Mangatarem’s critical habitat lies at the northeastern part of Zambales Mountains in Luzon. The Zambales Mountains is an important biodiversity area (IBA), being among the few remaining tropical rainforests in the country and a habitat of numerous endemic, unique, and threatened species of plants and animals.
The municipality of Mangatarem is endowed with the thickest forest areas in Pangasinan, and in the whole Zambales Mountains IBA harboring critical watersheds not only benefiting its own but as well as the neighboring Zambales, and Tarlac provinces.
Unfortunately, evidences of human-induced actions damaged its forests, specifically the extraction activities from surrounding forest dependent communities such as logging, land conversion, mining, kaingin, tree-cutting for charcoal and fuel wood production, and gathering of non-timber forest products (NTFPs) for domestic consumption and trading.
Since the 80s, the Department of Environment and Natural Resources (DENR) launched reforestation programs. However, the minimal improvement in vegetation, which included the use of exotic tree species, was outweighed by poverty and continuous dependence of communities to forest resources for livelihood and survival.
To address these threats to biodiversity, the Municipal Local Government Unit (MLGU) of Mangatarem and the DENR, in partnership with Haribon Foundation and the BirdLife partner in the Philippines, the Forest Land Use Plan (FLUP) was formulated for the municipality, which has finally been adopted by the Sangguniang Bayan (Municipal Council) in 2010.
Through the FLUP, both MLGU Mangatarem and DENR forged a Co-Management Agreement where they jointly manage open access and unclassified forests and forestlands within the IBA.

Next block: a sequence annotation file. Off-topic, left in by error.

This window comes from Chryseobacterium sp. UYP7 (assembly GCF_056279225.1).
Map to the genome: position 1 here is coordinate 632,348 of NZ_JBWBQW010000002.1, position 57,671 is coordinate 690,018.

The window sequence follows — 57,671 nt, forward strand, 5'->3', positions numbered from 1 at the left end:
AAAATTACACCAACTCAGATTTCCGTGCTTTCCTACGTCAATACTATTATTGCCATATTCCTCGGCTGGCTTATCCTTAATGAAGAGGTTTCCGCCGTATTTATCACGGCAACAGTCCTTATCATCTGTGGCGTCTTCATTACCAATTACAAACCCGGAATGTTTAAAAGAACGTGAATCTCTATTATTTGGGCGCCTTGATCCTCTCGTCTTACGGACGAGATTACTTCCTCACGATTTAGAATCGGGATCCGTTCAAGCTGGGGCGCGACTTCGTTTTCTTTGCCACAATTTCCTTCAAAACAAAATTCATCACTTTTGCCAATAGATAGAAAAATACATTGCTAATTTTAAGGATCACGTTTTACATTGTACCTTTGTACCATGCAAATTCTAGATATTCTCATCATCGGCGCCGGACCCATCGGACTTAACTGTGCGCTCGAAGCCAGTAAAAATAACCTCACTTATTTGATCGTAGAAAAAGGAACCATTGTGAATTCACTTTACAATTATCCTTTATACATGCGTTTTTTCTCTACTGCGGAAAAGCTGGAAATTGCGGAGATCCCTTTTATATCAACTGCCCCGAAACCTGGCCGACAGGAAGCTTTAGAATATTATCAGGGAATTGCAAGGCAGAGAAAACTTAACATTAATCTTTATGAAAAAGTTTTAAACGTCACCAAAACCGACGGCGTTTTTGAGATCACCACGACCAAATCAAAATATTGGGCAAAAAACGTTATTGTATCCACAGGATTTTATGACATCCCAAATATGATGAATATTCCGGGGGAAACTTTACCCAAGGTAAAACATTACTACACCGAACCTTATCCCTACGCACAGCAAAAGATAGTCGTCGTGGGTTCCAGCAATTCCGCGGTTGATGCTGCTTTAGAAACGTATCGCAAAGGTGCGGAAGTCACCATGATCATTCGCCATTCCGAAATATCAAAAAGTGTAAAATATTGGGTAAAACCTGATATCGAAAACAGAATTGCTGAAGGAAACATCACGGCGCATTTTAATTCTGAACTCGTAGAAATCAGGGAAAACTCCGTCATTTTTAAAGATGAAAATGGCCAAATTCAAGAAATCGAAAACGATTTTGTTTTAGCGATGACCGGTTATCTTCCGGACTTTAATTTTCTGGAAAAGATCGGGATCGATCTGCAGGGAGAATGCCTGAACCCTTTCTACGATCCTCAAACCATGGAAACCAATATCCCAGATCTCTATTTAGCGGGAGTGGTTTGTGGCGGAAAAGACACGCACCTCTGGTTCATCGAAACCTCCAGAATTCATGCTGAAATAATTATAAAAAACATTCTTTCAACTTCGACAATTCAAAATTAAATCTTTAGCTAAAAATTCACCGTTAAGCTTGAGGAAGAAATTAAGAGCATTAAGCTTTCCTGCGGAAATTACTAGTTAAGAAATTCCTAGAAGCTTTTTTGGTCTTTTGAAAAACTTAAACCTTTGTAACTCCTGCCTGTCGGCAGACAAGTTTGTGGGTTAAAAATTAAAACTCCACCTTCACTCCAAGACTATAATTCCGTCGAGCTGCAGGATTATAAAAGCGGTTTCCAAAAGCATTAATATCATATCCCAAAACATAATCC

The Co-Management Agreement provided for the formation of the Steering Committee composed of multi-sectoral stakeholders whose primary responsibility is to ensure the proper implementation of the FLUP. One of the functions of the Steering Committee is to “set aside conservation areas, and develop appropriate management plans, over portions of Mangatarem forest known to harbor unique habitats, threatened flora and fauna, and areas that deserve conservation, consistent with national policies, rules and regulations.”
Also, it is through the New Conservation Areas in the Philippines Project (NewCAPP), a Global Environmental Funds—United Nations Development Program (GEF-UNDP) funded project; DENR-Protected Areas and Wildlife Bureau (PAWB) and Haribon Foundation provided technical advice to the FLUP Steering Committee in the implementation of the plan.
In the first quarter of 2012, the municipal LGU proposed to excise portion of the conservation area that will be converted to a Napier plantation for its Renewable Energy Project. For almost a year, there was a limited forward action done for Critical Habitat declaration because the DENR, with its own counterproposal to establish such project in other location, failed to immediately settle the issue.
Nevertheless, the Technical Working Group for Critical Habitat Management Planning (CHMP-TWG), created in August 2012, supported an Executive Order issued by the Municipal Mayor.
In February 2013, the Steering Committee presented resolutions, urging the Mangatarem Sangguniang Bayan to legislate the necessary ordinance for Critical Habitat and for amendments of their FLUP allocating areas for Napier production to excise from the forest conservation area.
Members of the CHMP-TWG, after finishing a series of workshops, crafted five planning modules as prescribed for the CHMP formulation process and designed a CHMP outline incorporating situational analysis, cross visits, management planning, public consultations, and CMP write shop.
The CHMP of Mangatarem for 2014 to 2018 provides a framework on how the different stakeholders, led by the Municipal LGU and the DENR, will collaborate in the protection and conservation of biodiversity, not only within Mangatarem but to create an impact in the entire IBA.
In line with this, a Critical Habitat Management Committee has been organized under the Steering Committee to administer CHMP implementation, with MENRO (Municipal Environment and Natural Resources Office) as the coordinating office.
For five years, the plan costs P10,199,000 with the first two years having the heaviest investment of almost 60 percent mainly for forest restoration, livelihood development, and woodlot establishment and protection activities.